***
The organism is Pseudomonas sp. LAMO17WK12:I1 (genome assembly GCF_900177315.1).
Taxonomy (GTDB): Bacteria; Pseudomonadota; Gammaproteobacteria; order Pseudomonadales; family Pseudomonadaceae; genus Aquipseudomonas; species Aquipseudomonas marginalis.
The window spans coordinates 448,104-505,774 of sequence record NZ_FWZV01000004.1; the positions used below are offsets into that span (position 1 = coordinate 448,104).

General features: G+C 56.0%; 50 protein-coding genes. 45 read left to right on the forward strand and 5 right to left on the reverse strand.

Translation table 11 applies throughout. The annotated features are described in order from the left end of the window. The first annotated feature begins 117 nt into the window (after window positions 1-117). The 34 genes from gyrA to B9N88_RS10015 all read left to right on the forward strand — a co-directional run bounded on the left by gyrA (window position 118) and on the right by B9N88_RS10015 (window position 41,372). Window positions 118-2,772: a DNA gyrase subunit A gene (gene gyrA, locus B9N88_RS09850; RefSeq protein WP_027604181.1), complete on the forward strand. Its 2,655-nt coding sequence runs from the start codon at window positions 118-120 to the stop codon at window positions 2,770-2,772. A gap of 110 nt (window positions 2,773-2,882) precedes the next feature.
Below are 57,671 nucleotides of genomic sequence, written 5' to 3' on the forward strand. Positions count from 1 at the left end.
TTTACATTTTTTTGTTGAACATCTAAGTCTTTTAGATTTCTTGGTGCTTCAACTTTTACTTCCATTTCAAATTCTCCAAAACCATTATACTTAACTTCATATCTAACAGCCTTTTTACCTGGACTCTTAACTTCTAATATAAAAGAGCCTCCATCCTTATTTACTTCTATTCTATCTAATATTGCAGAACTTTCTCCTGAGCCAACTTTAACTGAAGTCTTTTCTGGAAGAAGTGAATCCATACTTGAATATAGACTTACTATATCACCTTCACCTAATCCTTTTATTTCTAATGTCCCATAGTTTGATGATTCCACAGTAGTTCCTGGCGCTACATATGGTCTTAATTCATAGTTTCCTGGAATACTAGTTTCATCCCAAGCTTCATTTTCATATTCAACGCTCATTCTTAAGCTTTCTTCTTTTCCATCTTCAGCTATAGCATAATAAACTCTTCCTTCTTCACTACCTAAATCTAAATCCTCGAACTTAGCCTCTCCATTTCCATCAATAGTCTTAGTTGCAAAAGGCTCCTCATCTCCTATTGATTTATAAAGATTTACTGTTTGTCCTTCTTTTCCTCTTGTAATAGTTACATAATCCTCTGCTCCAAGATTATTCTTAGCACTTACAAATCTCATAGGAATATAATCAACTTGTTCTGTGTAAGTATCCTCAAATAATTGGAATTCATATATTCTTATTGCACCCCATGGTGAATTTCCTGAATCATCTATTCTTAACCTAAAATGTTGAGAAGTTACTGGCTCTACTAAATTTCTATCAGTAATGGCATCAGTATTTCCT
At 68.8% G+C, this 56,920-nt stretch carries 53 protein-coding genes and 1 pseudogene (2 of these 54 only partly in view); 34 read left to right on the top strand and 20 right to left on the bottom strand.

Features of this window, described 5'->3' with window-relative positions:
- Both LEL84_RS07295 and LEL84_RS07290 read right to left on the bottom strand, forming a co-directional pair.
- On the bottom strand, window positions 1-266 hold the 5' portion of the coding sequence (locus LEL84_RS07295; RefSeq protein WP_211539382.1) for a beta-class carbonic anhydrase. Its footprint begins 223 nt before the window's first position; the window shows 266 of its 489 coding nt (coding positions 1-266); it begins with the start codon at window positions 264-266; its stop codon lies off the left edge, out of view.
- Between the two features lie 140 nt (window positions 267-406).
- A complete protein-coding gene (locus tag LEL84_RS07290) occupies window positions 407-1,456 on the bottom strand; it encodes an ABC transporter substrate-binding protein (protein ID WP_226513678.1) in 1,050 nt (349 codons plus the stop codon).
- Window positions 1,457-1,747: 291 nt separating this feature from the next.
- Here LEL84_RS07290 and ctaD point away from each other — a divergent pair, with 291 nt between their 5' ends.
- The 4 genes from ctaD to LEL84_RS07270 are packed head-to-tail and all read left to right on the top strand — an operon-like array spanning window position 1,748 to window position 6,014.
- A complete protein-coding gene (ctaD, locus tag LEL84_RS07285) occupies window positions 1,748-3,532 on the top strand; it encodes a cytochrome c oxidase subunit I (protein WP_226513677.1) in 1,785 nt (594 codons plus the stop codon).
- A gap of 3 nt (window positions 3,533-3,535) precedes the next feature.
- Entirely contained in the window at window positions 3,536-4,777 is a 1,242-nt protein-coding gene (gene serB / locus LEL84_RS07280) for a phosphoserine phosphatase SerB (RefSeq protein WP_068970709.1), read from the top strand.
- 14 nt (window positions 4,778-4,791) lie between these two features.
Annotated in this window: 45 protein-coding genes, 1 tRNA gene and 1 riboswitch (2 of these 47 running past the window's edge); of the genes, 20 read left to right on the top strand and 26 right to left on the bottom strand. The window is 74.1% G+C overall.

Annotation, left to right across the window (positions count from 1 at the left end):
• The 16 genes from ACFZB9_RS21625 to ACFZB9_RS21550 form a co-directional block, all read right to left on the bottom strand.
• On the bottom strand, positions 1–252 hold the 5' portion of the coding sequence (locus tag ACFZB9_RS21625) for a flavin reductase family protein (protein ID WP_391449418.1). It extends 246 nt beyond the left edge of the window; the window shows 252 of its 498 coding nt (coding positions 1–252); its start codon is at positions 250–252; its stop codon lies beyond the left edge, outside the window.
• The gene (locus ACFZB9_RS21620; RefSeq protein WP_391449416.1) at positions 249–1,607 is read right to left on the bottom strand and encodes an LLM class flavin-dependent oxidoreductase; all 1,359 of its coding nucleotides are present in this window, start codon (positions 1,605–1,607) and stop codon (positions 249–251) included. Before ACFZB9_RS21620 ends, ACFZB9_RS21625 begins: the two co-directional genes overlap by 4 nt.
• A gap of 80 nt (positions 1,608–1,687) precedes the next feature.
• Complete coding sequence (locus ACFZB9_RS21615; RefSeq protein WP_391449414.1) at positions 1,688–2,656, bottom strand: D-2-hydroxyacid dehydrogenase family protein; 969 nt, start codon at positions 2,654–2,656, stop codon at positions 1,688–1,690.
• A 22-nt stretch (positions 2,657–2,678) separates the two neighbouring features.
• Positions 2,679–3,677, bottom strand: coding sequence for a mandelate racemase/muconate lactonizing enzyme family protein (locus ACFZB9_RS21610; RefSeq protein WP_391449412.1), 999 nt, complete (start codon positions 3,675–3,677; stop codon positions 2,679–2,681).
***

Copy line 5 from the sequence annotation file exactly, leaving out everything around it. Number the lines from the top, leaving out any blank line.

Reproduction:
Translation table 11 applies throughout. The annotated features are described in order from the left end of the window. The first annotated feature begins 117 nt into the window (after window positions 1-117). The 34 genes from gyrA to B9N88_RS10015 all read left to right on the forward strand — a co-directional run bounded on the left by gyrA (window position 118) and on the right by B9N88_RS10015 (window position 41,372). Window positions 118-2,772: a DNA gyrase subunit A gene (gene gyrA, locus B9N88_RS09850; RefSeq protein WP_027604181.1), complete on the forward strand. Its 2,655-nt coding sequence runs from the start codon at window positions 118-120 to the stop codon at window positions 2,770-2,772. A gap of 110 nt (window positions 2,773-2,882) precedes the next feature.